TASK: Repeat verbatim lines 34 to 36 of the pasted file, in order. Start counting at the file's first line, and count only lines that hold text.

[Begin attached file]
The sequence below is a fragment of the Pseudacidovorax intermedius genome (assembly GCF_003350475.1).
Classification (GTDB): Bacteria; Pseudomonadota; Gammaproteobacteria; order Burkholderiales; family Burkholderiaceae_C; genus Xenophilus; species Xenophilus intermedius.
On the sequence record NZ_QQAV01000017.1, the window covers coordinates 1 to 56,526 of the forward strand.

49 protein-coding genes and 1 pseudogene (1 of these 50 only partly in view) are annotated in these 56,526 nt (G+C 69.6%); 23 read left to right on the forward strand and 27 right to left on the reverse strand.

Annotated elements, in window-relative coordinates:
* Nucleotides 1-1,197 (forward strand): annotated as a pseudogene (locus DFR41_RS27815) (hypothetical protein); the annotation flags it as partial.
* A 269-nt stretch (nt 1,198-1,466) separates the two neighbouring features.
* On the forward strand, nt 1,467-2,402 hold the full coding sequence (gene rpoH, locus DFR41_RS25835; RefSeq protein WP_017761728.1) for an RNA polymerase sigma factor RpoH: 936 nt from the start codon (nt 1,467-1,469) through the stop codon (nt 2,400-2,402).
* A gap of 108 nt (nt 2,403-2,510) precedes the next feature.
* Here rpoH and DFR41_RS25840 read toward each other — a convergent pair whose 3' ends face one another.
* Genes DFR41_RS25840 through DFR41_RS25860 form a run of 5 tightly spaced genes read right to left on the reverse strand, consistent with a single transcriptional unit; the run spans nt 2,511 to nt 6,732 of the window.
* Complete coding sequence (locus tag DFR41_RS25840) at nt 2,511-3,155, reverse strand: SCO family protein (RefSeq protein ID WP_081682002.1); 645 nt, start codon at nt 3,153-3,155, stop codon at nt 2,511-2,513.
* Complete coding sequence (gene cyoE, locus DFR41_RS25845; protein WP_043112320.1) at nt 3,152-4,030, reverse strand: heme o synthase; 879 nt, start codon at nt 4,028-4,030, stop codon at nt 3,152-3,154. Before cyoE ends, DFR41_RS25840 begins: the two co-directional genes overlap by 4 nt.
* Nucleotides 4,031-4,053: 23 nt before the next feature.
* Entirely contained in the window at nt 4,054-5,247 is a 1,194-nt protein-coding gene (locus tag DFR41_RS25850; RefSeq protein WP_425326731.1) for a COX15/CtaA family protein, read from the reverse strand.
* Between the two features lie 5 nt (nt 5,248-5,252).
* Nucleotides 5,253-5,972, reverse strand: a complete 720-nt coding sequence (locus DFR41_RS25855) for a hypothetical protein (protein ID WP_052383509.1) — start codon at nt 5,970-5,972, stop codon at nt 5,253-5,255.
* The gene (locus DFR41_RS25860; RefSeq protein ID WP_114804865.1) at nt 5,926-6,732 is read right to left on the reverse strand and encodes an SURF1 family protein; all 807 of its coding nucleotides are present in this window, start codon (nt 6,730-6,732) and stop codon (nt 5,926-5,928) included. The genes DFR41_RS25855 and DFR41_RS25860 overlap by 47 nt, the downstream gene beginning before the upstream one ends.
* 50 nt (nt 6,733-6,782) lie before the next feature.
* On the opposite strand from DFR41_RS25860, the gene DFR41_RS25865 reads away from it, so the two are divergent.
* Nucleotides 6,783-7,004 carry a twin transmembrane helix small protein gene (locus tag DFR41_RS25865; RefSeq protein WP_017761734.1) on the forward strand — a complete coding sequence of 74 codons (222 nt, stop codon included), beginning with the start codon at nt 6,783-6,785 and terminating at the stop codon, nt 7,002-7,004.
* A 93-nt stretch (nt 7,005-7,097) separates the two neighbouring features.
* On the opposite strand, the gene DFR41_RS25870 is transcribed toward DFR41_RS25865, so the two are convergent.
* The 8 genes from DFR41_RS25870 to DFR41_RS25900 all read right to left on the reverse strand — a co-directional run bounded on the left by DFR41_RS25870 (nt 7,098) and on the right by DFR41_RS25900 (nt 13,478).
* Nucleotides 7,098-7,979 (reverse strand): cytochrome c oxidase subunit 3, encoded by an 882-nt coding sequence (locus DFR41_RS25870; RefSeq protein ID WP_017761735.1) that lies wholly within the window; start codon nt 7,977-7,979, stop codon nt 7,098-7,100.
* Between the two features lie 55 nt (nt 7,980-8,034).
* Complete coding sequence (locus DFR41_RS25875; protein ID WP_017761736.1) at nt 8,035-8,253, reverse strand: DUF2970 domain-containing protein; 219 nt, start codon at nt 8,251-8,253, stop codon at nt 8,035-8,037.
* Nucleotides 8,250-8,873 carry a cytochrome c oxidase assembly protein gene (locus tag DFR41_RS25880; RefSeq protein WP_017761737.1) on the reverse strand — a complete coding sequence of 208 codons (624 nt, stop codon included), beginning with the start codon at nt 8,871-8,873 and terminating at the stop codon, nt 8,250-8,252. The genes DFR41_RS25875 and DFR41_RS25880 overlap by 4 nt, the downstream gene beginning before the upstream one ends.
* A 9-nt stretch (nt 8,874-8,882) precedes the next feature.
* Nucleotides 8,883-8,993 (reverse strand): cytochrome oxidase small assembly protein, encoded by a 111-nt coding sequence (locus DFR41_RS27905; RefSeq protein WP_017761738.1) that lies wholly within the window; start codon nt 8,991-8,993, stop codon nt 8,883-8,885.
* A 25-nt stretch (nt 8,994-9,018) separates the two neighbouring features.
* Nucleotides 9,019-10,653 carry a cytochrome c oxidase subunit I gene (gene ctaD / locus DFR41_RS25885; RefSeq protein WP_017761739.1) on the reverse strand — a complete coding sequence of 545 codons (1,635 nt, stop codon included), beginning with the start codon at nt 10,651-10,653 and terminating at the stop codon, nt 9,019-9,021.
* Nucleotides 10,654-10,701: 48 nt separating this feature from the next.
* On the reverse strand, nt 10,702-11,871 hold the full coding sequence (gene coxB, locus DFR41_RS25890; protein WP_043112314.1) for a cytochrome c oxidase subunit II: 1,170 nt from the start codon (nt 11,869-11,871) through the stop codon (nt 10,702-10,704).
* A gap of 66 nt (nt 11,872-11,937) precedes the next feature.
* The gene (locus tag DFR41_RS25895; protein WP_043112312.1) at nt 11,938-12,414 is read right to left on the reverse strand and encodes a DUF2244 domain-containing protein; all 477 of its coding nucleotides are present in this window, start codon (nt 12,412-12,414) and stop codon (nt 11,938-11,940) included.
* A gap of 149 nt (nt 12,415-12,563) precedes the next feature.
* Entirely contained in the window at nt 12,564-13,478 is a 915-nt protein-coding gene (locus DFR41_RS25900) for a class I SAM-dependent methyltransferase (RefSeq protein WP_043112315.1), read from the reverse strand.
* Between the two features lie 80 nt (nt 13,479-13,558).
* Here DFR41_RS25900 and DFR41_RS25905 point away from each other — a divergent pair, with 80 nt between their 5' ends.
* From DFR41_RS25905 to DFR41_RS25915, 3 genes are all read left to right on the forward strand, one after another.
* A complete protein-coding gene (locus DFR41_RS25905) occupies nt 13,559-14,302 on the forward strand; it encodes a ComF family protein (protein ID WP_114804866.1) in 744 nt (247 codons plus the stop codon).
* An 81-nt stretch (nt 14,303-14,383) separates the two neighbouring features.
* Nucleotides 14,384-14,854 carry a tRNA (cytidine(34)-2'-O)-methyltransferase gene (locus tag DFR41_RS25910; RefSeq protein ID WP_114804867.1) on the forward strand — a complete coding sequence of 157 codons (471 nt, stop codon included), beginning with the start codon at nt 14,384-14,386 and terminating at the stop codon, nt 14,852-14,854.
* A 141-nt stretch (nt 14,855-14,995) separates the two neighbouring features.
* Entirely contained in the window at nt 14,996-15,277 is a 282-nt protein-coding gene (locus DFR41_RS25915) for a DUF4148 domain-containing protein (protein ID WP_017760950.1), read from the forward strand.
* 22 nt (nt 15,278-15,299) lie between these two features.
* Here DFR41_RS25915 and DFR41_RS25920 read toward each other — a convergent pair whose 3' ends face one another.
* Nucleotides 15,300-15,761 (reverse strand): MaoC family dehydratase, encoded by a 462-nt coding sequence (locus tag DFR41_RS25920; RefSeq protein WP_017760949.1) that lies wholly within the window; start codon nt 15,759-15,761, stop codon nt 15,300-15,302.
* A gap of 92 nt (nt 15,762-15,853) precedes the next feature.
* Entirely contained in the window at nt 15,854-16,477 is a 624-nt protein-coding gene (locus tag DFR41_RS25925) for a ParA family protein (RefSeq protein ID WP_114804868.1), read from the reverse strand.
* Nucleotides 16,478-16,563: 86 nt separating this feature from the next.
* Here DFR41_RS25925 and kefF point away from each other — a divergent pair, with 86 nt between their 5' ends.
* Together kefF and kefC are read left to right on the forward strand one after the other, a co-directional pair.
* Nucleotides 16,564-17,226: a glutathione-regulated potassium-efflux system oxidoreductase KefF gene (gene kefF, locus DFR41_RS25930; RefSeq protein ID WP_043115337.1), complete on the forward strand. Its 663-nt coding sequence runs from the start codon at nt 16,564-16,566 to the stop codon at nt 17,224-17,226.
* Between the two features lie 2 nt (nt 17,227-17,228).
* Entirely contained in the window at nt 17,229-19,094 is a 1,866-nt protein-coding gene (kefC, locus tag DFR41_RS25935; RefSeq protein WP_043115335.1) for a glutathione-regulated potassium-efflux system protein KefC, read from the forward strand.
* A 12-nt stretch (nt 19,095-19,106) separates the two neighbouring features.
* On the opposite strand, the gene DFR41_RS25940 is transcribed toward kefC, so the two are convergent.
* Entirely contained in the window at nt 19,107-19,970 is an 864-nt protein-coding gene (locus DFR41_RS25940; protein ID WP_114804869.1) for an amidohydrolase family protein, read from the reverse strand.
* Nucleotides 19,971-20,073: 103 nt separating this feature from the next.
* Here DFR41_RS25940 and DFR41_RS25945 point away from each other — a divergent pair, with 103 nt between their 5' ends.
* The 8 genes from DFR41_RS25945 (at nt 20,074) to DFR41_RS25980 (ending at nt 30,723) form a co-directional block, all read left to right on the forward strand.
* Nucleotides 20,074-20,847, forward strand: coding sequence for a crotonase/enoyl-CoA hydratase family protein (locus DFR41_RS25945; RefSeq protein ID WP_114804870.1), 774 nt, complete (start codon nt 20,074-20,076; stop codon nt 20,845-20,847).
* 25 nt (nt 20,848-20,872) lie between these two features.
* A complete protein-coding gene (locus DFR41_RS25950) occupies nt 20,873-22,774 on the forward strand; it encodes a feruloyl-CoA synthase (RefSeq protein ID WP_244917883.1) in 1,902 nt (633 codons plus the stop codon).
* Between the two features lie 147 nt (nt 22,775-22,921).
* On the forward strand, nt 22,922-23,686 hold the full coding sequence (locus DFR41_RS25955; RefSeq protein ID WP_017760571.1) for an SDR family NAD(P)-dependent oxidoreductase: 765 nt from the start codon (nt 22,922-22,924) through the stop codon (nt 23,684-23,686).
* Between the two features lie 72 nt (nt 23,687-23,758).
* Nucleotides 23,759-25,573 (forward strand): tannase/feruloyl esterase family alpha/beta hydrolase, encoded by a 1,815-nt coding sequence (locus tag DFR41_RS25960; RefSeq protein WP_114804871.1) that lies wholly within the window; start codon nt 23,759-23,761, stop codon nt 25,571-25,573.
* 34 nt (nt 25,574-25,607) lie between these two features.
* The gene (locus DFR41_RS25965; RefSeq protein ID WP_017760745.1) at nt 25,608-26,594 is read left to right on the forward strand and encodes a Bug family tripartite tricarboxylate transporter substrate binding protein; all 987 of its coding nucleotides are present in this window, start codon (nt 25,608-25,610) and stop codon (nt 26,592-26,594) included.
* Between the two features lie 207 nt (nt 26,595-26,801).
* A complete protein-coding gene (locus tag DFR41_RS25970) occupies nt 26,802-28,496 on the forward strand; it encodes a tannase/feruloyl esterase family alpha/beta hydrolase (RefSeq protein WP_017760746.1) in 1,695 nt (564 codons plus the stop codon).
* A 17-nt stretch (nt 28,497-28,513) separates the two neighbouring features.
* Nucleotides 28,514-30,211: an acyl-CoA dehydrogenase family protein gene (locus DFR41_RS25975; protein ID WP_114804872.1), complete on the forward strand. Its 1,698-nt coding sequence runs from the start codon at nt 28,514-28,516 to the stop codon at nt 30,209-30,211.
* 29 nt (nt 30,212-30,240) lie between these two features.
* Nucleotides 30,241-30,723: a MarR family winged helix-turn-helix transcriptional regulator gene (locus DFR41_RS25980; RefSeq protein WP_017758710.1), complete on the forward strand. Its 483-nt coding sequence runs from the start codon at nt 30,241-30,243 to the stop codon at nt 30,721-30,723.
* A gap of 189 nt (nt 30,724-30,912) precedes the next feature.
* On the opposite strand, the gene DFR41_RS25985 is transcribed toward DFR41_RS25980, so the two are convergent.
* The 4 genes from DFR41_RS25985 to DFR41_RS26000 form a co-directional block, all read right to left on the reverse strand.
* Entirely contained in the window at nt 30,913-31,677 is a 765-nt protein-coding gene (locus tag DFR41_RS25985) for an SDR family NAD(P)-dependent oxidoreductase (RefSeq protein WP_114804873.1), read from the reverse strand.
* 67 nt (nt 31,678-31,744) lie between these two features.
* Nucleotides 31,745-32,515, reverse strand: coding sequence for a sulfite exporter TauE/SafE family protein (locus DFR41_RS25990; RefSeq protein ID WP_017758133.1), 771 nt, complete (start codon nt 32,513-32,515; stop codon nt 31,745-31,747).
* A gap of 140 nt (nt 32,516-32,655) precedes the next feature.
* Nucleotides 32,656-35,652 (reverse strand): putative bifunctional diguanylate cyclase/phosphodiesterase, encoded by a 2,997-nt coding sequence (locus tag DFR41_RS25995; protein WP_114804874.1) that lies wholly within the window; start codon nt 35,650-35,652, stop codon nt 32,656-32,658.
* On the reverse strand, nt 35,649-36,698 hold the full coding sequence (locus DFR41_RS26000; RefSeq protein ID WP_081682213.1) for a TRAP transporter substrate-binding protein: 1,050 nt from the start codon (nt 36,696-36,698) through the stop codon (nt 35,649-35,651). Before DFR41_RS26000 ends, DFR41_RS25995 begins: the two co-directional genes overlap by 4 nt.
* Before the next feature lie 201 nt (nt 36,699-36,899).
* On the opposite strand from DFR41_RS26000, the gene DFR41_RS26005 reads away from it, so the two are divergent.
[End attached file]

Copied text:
* On the reverse strand, nt 10,702-11,871 hold the full coding sequence (gene coxB, locus DFR41_RS25890; protein WP_043112314.1) for a cytochrome c oxidase subunit II: 1,170 nt from the start codon (nt 11,869-11,871) through the stop codon (nt 10,702-10,704).
* A gap of 66 nt (nt 11,872-11,937) precedes the next feature.
* The gene (locus tag DFR41_RS25895; protein WP_043112312.1) at nt 11,938-12,414 is read right to left on the reverse strand and encodes a DUF2244 domain-containing protein; all 477 of its coding nucleotides are present in this window, start codon (nt 12,412-12,414) and stop codon (nt 11,938-11,940) included.